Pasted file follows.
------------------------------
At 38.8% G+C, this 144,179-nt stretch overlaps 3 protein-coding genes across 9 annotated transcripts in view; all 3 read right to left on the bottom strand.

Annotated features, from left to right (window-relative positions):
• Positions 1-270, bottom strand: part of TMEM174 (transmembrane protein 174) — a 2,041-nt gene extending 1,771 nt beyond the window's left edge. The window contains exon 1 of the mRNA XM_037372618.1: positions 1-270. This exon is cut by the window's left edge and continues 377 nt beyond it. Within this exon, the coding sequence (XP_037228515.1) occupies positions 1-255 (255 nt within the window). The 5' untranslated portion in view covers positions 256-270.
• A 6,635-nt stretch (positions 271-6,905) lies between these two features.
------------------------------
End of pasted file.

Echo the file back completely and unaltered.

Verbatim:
At 38.8% G+C, this 144,179-nt stretch overlaps 3 protein-coding genes across 9 annotated transcripts in view; all 3 read right to left on the bottom strand.

Annotated features, from left to right (window-relative positions):
• Positions 1-270, bottom strand: part of TMEM174 (transmembrane protein 174) — a 2,041-nt gene extending 1,771 nt beyond the window's left edge. The window contains exon 1 of the mRNA XM_037372618.1: positions 1-270. This exon is cut by the window's left edge and continues 377 nt beyond it. Within this exon, the coding sequence (XP_037228515.1) occupies positions 1-255 (255 nt within the window). The 5' untranslated portion in view covers positions 256-270.
• A 6,635-nt stretch (positions 271-6,905) lies between these two features.